Once he has been cleaned and prepped, if and only if he is fully erect and ready, do I slide the AV on him. I usually do this by standing next to his shoulder, facing towards his rear and holding the AV in front of me. I will then brace my knee against the end of the AV to allow the stallion something to thrust against.
You will need to brace against his thrusts as without at least some pressure, you are not going to be successful. Be very conscious of the fact that the first couple of times, the stallion is going to want to go up. Some stallions are less inclined than others, but initially, you can expect the front feet come off the ground at least a little bit. I don’t allow more than 12 inches and the handlers should be apprised of that. Watch your toes as his hind feet will tend to creep forward.
The first couple of times may seem rather intense, and you will get the idea of where you’ll need to “fine tune” your technique. Make sure you have someone that is strong enough to manage the front of the stallion, without encumbering his natural exuberance. Some stallions like to brace their chest against something while being collected. This can help in keeping them from “creeping” forward quite so much. Others will tend to want to lean on whoever is holding the AV. This can be rectified somewhat by having a person push on his haunches. You can also put the stallion in stocks once you have trained them to be collected on the ground. This allows them to lean on the bars of the stocks without putting any weight on the AV handler.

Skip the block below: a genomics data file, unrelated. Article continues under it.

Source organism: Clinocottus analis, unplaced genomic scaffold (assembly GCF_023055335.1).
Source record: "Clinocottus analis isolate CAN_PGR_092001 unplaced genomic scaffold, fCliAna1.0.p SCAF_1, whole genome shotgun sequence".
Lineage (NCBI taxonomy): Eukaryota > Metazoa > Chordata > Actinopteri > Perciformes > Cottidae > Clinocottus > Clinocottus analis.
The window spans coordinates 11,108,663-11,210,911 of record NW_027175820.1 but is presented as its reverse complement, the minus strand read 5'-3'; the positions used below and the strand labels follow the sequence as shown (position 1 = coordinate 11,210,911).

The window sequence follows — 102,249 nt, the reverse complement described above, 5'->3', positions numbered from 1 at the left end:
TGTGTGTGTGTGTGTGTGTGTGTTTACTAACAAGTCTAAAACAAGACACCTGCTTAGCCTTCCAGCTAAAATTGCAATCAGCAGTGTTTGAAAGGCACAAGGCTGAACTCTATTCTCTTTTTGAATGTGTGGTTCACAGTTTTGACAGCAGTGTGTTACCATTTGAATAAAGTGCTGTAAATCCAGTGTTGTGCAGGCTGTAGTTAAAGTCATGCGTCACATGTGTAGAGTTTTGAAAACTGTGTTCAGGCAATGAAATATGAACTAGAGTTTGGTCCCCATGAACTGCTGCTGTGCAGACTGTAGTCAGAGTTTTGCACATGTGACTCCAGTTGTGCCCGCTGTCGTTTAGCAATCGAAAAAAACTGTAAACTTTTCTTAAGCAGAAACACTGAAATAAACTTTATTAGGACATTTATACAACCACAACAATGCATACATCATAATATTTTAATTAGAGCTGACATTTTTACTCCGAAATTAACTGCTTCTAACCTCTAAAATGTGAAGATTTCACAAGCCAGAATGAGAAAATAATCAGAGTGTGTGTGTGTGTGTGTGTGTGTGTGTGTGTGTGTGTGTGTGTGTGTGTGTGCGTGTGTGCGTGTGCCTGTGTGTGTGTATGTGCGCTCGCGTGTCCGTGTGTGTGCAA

The first few times you attempt to collect, you may not be successful. If, after being prepped and you have attempted to collect him, he doesn’t ejaculate, put him away and try again in a few hours. Keep everything calm and matter of fact. Some stallions will take several days before they understand or adapt. Take your time, don’t stress and just keep trying.
We began using this method for an elderly stallion with hock and back problems some 17 years ago. It worked so well that with the advent of transported semen, it just seemed to make sense to continue this method for collecting stallions. We do not use a mare at all for collection any more and can literally collect anywhere, anytime, including at horse shows. There is little risk of injury to the stallion and once the stallion is trained, one person can do the entire collecting process. More recently we trained an aged (24) year old Quarter Horse stallion to ground collect. He had been a reluctant breeder of the AV on the phantom, but took to being collected with an AV on the ground like a duck takes to water, so retraining is not an issue!
Ground Collection of a Stallion